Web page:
One way to achieve this is

```
>>> pd.DataFrame(np.array([[2, 3, 4]]), columns=['A', 'B', 'C']).append(df, ignore_index=True)
Out[330]:
A B C
0 2 3 4
1 5 6 7
2 7 8 9
```

Generally, it's easiest to append dataframes, not series. In your case, since you want the new row to be "on top" (with starting id), and there is no function `pd.prepend()`

, I first create the new dataframe and then append your old one.

`ignore_index`

will ignore the old ongoing index in your dataframe and ensure that the first row actually starts with index `1`

instead of restarting with index `0`

.

*Typical Disclaimer: Cetero censeo ... appending rows is a quite inefficient operation. If you care about performance and can somehow ensure to first create a dataframe with the correct (longer) index and then just ***inserting** the additional row into the dataframe, you should definitely do that. See:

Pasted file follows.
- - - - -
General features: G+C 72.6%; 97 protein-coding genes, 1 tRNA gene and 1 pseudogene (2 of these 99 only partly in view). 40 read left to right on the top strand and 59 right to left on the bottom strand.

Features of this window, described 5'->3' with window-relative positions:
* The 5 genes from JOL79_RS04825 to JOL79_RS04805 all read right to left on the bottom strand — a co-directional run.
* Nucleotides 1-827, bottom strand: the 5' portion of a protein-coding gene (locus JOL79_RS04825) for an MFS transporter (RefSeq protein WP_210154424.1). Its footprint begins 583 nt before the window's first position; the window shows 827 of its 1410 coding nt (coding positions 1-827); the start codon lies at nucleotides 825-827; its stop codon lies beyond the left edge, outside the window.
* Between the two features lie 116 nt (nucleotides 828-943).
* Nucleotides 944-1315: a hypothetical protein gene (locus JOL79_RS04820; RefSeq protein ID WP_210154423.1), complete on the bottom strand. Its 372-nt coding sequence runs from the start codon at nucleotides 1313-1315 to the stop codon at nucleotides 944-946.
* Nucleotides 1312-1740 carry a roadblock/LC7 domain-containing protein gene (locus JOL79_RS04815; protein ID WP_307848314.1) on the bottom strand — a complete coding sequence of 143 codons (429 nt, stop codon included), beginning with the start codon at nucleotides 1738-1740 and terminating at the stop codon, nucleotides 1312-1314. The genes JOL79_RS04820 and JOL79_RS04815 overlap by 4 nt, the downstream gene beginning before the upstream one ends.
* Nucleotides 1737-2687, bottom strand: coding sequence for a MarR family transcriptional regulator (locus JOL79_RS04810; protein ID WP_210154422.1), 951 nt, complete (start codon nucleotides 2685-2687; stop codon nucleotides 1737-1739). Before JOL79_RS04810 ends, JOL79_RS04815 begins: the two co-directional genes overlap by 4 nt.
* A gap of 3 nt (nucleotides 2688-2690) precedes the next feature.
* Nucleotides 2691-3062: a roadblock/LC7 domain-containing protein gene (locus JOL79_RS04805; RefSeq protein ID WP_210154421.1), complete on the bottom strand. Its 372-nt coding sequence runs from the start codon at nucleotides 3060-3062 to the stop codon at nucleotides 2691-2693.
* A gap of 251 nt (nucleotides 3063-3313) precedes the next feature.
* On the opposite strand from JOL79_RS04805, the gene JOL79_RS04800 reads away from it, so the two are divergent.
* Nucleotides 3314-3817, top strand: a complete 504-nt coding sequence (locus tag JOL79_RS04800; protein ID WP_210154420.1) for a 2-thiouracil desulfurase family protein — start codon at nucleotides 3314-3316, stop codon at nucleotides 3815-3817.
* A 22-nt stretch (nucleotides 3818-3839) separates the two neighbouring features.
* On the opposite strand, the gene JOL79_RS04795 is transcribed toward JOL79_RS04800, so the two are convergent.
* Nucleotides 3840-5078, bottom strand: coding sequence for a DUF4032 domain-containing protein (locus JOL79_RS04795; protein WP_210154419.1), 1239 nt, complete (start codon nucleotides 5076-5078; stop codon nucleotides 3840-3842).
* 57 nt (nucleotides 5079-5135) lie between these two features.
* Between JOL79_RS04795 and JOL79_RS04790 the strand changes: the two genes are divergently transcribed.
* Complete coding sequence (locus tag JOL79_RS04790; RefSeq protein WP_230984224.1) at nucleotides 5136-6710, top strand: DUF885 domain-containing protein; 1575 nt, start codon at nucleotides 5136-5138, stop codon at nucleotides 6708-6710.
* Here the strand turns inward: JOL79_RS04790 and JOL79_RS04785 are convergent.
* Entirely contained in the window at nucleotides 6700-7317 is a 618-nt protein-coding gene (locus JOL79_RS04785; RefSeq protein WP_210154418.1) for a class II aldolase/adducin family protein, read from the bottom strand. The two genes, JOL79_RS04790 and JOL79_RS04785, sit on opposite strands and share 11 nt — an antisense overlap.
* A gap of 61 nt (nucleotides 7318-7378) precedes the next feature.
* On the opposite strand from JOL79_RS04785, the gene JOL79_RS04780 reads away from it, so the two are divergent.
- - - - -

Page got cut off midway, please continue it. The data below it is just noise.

```
>>> index = np.array([0, 1, 2])
>>> df2 = pd.DataFrame(columns=['A', 'B', 'C'], index=index)
>>> df2.loc[0:1] = [list(s1), list(s2)]
>>> df2
Out[336]:
A B C
0 5 6 7
1 7 8 9
2 NaN NaN NaN
>>> df2 = pd.DataFrame(columns=['A', 'B', 'C'], index=index)
>>> df2.loc[1:] = [list(s1), list(s2)]
```

So far, we have what you had as `df`

:

```
>>> df2
Out[339]:
A B C
0 NaN NaN NaN
1 5 6 7
2 7 8 9
```

But now you can easily insert the row as follows. Since the space was preallocated, this is more efficient.

```
>>> df2.loc[0] = np.array([2, 3, 4])
>>> df2
Out[341]:
A B C
0 2 3 4
1 5 6 7
2 7 8 9
```

`s1.values`

as opposed to`list(s1)`

as you will be creating an entirely new list using`list(s1)`

. – acushner Jun 18 '14 at 13:56